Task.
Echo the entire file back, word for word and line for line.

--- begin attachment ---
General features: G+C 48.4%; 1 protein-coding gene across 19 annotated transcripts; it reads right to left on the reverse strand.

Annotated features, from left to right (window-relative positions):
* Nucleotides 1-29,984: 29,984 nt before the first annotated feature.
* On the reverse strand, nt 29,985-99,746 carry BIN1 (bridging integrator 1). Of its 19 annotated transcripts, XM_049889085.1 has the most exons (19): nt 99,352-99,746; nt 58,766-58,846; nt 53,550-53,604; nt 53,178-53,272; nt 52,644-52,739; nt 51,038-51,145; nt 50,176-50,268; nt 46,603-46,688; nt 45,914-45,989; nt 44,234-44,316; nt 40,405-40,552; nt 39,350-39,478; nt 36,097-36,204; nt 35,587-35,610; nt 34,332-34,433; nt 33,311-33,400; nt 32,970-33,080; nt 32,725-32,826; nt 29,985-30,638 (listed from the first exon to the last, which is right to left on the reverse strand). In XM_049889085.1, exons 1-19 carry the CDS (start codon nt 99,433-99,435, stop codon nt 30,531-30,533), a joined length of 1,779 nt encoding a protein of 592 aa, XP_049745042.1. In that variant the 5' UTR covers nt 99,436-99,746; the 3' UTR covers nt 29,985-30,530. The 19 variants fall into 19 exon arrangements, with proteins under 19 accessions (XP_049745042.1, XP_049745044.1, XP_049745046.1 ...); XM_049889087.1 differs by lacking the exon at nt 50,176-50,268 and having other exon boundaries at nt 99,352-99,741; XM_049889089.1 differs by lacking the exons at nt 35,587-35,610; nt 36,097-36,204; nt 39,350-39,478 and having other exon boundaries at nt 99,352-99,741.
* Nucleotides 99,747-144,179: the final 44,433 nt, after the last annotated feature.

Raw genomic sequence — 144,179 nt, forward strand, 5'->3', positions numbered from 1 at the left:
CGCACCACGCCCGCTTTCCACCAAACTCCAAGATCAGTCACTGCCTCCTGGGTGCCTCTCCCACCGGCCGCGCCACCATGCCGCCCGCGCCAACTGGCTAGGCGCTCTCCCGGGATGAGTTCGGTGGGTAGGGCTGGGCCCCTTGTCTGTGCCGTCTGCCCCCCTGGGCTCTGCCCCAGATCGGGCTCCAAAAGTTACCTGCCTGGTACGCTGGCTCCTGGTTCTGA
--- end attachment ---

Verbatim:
General features: G+C 48.4%; 1 protein-coding gene across 19 annotated transcripts; it reads right to left on the reverse strand.

Annotated features, from left to right (window-relative positions):
* Nucleotides 1-29,984: 29,984 nt before the first annotated feature.
* On the reverse strand, nt 29,985-99,746 carry BIN1 (bridging integrator 1). Of its 19 annotated transcripts, XM_049889085.1 has the most exons (19): nt 99,352-99,746; nt 58,766-58,846; nt 53,550-53,604; nt 53,178-53,272; nt 52,644-52,739; nt 51,038-51,145; nt 50,176-50,268; nt 46,603-46,688; nt 45,914-45,989; nt 44,234-44,316; nt 40,405-40,552; nt 39,350-39,478; nt 36,097-36,204; nt 35,587-35,610; nt 34,332-34,433; nt 33,311-33,400; nt 32,970-33,080; nt 32,725-32,826; nt 29,985-30,638 (listed from the first exon to the last, which is right to left on the reverse strand). In XM_049889085.1, exons 1-19 carry the CDS (start codon nt 99,433-99,435, stop codon nt 30,531-30,533), a joined length of 1,779 nt encoding a protein of 592 aa, XP_049745042.1. In that variant the 5' UTR covers nt 99,436-99,746; the 3' UTR covers nt 29,985-30,530. The 19 variants fall into 19 exon arrangements, with proteins under 19 accessions (XP_049745042.1, XP_049745044.1, XP_049745046.1 ...); XM_049889087.1 differs by lacking the exon at nt 50,176-50,268 and having other exon boundaries at nt 99,352-99,741; XM_049889089.1 differs by lacking the exons at nt 35,587-35,610; nt 36,097-36,204; nt 39,350-39,478 and having other exon boundaries at nt 99,352-99,741.
* Nucleotides 99,747-144,179: the final 44,433 nt, after the last annotated feature.

Raw genomic sequence — 144,179 nt, forward strand, 5'->3', positions numbered from 1 at the left:
CGCACCACGCCCGCTTTCCACCAAACTCCAAGATCAGTCACTGCCTCCTGGGTGCCTCTCCCACCGGCCGCGCCACCATGCCGCCCGCGCCAACTGGCTAGGCGCTCTCCCGGGATGAGTTCGGTGGGTAGGGCTGGGCCCCTTGTCTGTGCCGTCTGCCCCCCTGGGCTCTGCCCCAGATCGGGCTCCAAAAGTTACCTGCCTGGTACGCTGGCTCCTGGTTCTGA